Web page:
2. Stumptown Coffee Roasters
The indie-roaster superstar Duane Sorenson, the man behind Portland's Stumptown, has built a reputation as a cocky, publicity-friendly rebel. But he backs up his bluster, dropping more than $100 on occasion for an exceptional pound of beans, auditioning café owners who want to serve his goods, and even setting up a charity to provide bikes to Rwandan farmers to make sure they get those precious cherries to the mill in double-quick time. (503-230-7797, stumptowncoffee.com)

3. Zoka Coffee Roaster & Tea Company
Seattle was the cradle of this country's biggest coffee revolution—the birthplace of Starbucks. But the Goliath didn't intimidate small-and-proud Zoka, which has relied on quick turnaround to carve out its niche. Owner Jeff Babcock buys top-notch, sustainably grown coffee beans and gets them into customers' hands hours after they're roasted. (866-965-2669, zokacoffee.com)

4. Intelligentsia Coffee
Head buyer Geoff Watts was one of the earliest practitioners of direct trade: He helps farmers grow better beans by holding tastings with them in Peru and Kenya to communicate exactly what he wants from the finished product—and compensating growers when they outdo themselves. In the process, he's burned through two passports. (888-945-9786, intelligentsiacoffee.com)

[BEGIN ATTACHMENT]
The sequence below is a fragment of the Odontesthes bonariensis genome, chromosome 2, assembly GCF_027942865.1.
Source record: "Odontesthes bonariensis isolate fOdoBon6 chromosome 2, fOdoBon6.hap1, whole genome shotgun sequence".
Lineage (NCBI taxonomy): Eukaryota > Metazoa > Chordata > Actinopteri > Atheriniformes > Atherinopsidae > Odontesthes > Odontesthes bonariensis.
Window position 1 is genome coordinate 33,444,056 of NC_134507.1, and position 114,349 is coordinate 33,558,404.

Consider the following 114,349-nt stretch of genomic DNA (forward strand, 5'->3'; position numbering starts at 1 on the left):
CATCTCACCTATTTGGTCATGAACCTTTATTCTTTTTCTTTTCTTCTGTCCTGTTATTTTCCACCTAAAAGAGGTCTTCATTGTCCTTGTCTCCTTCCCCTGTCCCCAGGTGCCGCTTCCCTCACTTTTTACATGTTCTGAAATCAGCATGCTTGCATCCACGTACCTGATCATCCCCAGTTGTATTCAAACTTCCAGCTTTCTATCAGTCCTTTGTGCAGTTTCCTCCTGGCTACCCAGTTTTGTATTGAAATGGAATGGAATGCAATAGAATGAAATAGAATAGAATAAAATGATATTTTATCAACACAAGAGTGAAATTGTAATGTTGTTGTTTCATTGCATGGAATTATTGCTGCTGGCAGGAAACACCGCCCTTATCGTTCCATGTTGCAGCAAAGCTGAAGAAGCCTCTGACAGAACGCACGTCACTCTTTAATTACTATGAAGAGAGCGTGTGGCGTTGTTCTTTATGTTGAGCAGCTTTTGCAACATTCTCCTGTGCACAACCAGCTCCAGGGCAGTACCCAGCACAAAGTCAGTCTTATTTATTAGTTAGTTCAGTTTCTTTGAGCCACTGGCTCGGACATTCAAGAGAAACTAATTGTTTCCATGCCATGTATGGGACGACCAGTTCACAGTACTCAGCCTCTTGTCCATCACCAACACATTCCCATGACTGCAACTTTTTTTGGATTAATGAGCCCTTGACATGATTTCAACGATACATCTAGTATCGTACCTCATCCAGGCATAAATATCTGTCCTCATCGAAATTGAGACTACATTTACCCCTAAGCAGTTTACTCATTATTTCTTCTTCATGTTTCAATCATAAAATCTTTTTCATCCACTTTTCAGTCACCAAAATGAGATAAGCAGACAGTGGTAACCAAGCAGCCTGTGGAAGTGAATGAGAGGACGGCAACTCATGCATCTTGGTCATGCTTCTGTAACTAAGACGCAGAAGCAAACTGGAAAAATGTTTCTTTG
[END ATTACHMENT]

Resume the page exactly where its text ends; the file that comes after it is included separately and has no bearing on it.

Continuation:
5. Terroir
George Howell was stamping his bags with roasted-on dates in 1975, when America was still hopped up on Folgers, and he's had his hand in almost every major development in the java realm since—most notably cofounding the Cup of Excellence, a sort of coffee Olympics that connects stellar farms with the fanatics willing to pay premium prices. Now Howell runs Massachusetts-based Terroir, which continues to push the envelope by serving only single-farm varieties—so no Breakfast Blend here. (866-444-5282, terroircoffee.com)

In Praise of Diner Coffee
The fact that it doesn't elicit rhapsodic talk about floral notes and syrupy body is exactly what makes diner coffee so satisfying: It isn't intended to inspire anything other than the lifting of heavy eyelids. Bottomless cups of slightly scalded drip—either saved from bitterness by sugar and milk or taken, as was Agent Dale Cooper's in Twin Peaks, "black as midnight on a moonless night"—have helped you face too many long days (and shake off too many long nights) to be forsaken entirely. So while the artfully executed stuff is recommended for most occasions, keep this in mind: You don't reach for vintage Bordeaux when you just need to get drunk.